Learning disability charity Mencap has criticised the new size criteria for social housing, saying that they are “worrying” and most likely to affect people with a disability.
The government plans to restrict entitlement to claimants if they are deemed to live in accommodation that is larger than their family size warrants. In social rented properties, eligible rent for housing benefit purposes will be reduced by a percentage, while under-occupying claimants in the private rented sector will have their entitlement reduced to a fixed rate. The government’s own impact assessment advises that, at the proposed time of introduction in 2013/14, the application of size criteria to the social rented sector will affect 670,000 tenants in receipt of housing benefit – about 32% of all working-age housing benefit claimants in the sector.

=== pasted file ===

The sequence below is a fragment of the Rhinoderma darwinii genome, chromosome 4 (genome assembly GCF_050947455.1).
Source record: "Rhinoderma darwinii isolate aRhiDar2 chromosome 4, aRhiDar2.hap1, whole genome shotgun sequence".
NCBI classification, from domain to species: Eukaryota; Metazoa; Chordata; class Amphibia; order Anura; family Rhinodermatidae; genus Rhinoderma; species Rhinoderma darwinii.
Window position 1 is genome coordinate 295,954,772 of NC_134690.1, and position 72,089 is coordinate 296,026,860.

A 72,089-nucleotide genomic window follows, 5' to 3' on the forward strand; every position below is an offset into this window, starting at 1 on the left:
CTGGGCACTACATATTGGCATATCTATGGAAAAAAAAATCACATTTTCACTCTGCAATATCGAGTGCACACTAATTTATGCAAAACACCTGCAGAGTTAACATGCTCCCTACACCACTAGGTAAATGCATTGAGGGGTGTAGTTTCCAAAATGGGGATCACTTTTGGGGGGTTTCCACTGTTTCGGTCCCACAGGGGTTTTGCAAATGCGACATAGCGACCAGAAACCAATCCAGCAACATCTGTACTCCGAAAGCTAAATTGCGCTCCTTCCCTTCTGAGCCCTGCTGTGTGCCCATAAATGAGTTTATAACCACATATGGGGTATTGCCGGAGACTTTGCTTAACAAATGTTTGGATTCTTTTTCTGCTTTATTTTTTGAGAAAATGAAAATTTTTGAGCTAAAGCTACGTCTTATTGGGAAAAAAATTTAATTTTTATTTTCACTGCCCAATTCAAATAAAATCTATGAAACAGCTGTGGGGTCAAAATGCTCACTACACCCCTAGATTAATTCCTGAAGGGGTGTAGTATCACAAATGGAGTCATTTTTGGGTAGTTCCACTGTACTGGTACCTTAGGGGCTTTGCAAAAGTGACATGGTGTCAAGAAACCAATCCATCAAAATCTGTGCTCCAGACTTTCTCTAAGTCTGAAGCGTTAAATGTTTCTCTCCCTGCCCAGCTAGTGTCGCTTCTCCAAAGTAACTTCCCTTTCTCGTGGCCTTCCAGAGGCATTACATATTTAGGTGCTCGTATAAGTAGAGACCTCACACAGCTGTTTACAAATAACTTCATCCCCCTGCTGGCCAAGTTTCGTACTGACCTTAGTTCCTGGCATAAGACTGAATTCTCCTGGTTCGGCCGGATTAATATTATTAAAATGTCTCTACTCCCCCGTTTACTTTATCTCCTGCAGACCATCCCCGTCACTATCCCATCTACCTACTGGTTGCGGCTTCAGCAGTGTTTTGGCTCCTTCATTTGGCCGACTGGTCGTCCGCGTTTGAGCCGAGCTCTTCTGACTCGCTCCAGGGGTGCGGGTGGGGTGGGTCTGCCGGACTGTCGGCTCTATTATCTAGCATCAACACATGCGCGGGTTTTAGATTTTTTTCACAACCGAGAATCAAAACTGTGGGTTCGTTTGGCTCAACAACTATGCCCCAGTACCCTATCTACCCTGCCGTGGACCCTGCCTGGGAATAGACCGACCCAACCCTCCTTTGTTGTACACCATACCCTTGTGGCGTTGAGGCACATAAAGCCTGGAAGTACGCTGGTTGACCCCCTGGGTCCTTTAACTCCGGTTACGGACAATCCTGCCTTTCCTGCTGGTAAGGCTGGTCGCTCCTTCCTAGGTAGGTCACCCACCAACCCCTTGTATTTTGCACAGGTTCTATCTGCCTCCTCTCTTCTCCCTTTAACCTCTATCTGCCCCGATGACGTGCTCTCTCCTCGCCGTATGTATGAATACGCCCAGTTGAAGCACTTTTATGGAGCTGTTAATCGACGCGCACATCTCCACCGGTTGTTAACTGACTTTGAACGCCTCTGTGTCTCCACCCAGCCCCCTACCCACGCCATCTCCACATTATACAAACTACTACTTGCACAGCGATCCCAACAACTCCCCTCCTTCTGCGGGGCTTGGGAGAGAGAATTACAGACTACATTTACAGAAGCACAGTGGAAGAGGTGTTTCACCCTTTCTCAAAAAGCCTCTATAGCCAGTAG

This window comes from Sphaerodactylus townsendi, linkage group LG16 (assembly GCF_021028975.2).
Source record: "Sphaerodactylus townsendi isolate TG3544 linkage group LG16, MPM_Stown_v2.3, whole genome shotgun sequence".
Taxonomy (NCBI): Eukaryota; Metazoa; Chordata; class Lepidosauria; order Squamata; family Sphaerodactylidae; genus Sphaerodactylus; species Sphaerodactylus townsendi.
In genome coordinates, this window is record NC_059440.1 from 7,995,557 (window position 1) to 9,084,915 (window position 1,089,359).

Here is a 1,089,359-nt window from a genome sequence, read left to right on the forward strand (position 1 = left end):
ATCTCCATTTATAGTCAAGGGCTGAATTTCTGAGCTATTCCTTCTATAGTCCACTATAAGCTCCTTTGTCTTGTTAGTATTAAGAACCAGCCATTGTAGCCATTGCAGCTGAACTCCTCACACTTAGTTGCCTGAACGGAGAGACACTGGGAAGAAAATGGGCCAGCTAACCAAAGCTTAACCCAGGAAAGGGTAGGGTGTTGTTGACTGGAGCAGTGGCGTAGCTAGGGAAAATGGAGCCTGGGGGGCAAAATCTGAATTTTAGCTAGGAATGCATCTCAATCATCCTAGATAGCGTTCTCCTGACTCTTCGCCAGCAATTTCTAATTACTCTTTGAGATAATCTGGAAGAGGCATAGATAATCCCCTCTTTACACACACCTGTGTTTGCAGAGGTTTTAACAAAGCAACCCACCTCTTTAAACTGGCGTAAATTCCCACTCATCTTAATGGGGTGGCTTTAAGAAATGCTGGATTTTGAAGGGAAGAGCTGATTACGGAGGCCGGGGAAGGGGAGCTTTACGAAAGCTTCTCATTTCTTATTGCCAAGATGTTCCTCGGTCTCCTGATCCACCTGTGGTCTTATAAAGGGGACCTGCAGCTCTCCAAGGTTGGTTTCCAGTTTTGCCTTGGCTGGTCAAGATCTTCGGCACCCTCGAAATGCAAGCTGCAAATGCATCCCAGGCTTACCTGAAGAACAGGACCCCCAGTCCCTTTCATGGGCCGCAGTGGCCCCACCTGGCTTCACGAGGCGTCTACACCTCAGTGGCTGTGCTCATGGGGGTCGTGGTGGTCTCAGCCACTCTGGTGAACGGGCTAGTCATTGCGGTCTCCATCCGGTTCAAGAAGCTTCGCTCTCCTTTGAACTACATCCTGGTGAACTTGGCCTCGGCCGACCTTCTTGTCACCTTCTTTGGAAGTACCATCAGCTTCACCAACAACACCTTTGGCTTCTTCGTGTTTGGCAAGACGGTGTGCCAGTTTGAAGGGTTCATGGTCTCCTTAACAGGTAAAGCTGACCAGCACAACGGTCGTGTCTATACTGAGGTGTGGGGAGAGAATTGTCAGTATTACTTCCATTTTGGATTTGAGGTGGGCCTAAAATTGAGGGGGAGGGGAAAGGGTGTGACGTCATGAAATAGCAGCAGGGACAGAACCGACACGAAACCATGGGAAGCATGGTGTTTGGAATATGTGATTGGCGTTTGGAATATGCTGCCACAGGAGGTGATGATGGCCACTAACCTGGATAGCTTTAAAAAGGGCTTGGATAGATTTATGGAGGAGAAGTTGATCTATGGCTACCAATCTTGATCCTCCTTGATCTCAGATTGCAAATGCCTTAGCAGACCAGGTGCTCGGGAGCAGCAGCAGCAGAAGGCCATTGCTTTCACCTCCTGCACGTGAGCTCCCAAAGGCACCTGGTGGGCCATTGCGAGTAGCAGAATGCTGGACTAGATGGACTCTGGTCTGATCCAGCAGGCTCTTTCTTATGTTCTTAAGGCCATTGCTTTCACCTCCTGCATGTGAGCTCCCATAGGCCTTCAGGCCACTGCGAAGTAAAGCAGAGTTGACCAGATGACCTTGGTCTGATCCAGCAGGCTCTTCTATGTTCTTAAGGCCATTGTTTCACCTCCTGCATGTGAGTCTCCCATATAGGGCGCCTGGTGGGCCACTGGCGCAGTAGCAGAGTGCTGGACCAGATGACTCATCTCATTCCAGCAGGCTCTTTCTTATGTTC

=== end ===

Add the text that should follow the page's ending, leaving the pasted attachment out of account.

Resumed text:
But people with a learning disability will be the worst hit by these proposed changes, according to Mencap’s senior campaigns and policy officer, Beatrice Barleon. “The new powers that the Welfare Reform Bill would give the Secretary of State to introduce new size criteria for housing benefit in social housing sector are worrying as the changes are most likely to affect people with a disability. The government’s own equality impact assessment shows that about two-thirds of the people who will be affected by the reforms have a disability. “The changes mean that either people must move or have their benefits reduced if they are assessed as living in a home too big for their needs. We fear that this will lead to many disabled people who are unable to find smaller suitable housing having on average £13 per week deducted from their benefits. This will have a huge impact on people with a limited income. “While some people with a disability will be found to have a need for an additional room for a carer, and may as a result be unaffected by the changes, it is unclear how many will fall in this category. “We are concerned about the potential disruption to individuals who may have to move away from family and support networks as a result of the changes. We also query whether enough thought has been given to the human and economic costs of moving a disabled person out of a home already adapted to their needs into a new home which may not be.”